Perspective

“Those who fail to learn history are doomed to repeat it. Those who fail to learn history properly are just doomed.”

It is a brand new year, so time for a healthy dish of perspective.

Around the world there are many traditions when it comes to the new year. Many people set resolutions for themselves. That is, they make a list of changes for their lives in the coming year. Others have rituals where they cast off the old as midnight approaches and by the final stroke of the midnight hour on the clock they are clean and donning fresh clothing. Rosh Hashanah, the Jewish New Year is celebrated as the feast of trumpets. Sweet apples dipped in honey are eaten and the shofar is blown often to let the world know it is a joyous time.

Whatever your traditions, especially if they be actions you are looking to change in the upcoming year, I wish you the best as you endeavor. Allow me to insert just one more – PERSPECTIVE.

Perspective |pərˈspektiv|

noun:    A particular attitude toward or way of regarding something; a point of view.

Okay, you are thinking that I have lost my mind. Well, can’t lose what you never possessed.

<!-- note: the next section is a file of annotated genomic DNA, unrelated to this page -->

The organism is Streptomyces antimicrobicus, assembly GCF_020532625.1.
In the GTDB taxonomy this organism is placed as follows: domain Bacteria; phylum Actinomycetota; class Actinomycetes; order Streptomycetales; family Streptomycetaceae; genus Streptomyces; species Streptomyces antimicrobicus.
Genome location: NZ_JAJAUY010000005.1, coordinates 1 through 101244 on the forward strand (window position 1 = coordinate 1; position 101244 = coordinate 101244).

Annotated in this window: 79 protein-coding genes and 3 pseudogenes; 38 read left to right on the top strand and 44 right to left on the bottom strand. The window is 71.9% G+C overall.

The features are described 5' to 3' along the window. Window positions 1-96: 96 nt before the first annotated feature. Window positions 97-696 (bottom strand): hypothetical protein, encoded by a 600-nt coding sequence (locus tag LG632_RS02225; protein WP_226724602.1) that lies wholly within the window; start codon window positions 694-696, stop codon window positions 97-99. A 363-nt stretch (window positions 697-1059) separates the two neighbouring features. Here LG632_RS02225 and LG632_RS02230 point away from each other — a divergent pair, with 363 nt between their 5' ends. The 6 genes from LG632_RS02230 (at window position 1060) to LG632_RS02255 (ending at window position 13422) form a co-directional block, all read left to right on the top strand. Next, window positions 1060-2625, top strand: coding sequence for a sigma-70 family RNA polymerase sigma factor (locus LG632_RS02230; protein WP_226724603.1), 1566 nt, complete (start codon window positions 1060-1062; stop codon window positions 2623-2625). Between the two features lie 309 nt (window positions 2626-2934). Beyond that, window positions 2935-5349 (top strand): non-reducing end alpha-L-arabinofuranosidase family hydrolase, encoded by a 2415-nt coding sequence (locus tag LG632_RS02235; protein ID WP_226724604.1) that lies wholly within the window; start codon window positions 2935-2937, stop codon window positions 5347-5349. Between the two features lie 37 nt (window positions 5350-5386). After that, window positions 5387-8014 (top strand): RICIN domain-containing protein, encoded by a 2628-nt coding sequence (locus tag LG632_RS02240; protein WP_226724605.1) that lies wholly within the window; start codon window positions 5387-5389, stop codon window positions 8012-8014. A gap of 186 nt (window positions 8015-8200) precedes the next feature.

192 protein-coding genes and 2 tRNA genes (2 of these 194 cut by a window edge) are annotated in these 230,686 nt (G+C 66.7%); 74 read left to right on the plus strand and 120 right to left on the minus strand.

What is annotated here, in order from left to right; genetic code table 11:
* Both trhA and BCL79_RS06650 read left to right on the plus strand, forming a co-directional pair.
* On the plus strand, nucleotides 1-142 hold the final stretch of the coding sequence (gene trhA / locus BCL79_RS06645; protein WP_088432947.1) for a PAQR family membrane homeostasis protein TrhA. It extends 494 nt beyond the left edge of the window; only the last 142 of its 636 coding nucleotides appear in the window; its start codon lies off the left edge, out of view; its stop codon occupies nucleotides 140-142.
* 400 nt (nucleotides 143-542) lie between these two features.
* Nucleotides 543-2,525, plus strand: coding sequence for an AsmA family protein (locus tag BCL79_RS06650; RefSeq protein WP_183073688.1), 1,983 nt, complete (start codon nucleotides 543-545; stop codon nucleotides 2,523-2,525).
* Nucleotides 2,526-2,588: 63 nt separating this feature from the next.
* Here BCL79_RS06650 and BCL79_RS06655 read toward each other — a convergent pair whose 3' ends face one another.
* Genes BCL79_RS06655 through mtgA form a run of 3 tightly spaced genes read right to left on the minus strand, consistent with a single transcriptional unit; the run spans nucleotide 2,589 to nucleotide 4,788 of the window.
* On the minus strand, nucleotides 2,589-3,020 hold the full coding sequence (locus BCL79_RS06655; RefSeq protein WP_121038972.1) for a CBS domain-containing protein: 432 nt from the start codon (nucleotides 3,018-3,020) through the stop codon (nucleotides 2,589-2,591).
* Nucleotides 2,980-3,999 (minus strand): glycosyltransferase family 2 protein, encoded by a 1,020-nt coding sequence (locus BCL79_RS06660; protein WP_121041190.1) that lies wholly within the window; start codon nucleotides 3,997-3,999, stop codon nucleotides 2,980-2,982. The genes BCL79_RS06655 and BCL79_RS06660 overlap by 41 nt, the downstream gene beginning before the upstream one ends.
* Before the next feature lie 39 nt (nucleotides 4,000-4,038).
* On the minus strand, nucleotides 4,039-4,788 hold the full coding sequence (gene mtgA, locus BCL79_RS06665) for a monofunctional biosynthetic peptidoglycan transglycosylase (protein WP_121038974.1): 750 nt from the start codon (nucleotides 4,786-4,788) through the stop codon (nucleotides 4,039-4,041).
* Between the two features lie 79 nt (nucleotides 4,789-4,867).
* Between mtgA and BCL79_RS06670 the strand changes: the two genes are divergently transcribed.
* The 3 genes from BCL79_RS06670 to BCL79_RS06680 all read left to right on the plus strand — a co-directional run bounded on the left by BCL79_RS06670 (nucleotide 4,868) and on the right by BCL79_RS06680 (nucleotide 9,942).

Seriously, I know that many resolutions are actually about perspective and perception. There is one specific thing I am focusing on, however. I feel the need to discuss our attitudes toward other human beings. More specifically, the way we think about and treat those who are different.

A couple weeks ago, I was reading a review for an episode of a television program and the reviewer wrote something to the effect, “Oh, great another show that paints the Arabs as helpless victims.” This statement rubbed me the wrong way and it did so with great friction.

Three hundred years ago, the white man attacked North American natives because they wanted to possess this land. I am sure there have been those who have read books and in more modern times watched movies and television programs where the Native Americans have been depicted as the victims they were, and continue to be, making similar statements. The same can be said of black Americans, Chinese Americans, Japanese Americans, Irish Americans, German Americans, Italian Americans, and the list goes on.

Humans fear that which is different. This, is a fact.

Just because we do not understand something does not mean it is a thing to be feared. Not all Arabs are terrorists. The same way that not all Christians are hate-mongers nor all Americans are arrogant, self-righteous, entitled bigots. When we group all into one disparaging category, we turn them all into victims. At the same time, we turn ourselves into the very thing we say they are.

Make 2017 the year you step back before passing judgement and weigh all the information you have before you. Then, after in-depth consideration, adhere to the age-old adage – If you have nothing good to say, don’t say anything at all. Learn to respect others the way you desire to be respected. You get what you give.

These last few clichés thus end your lesson in perspective.

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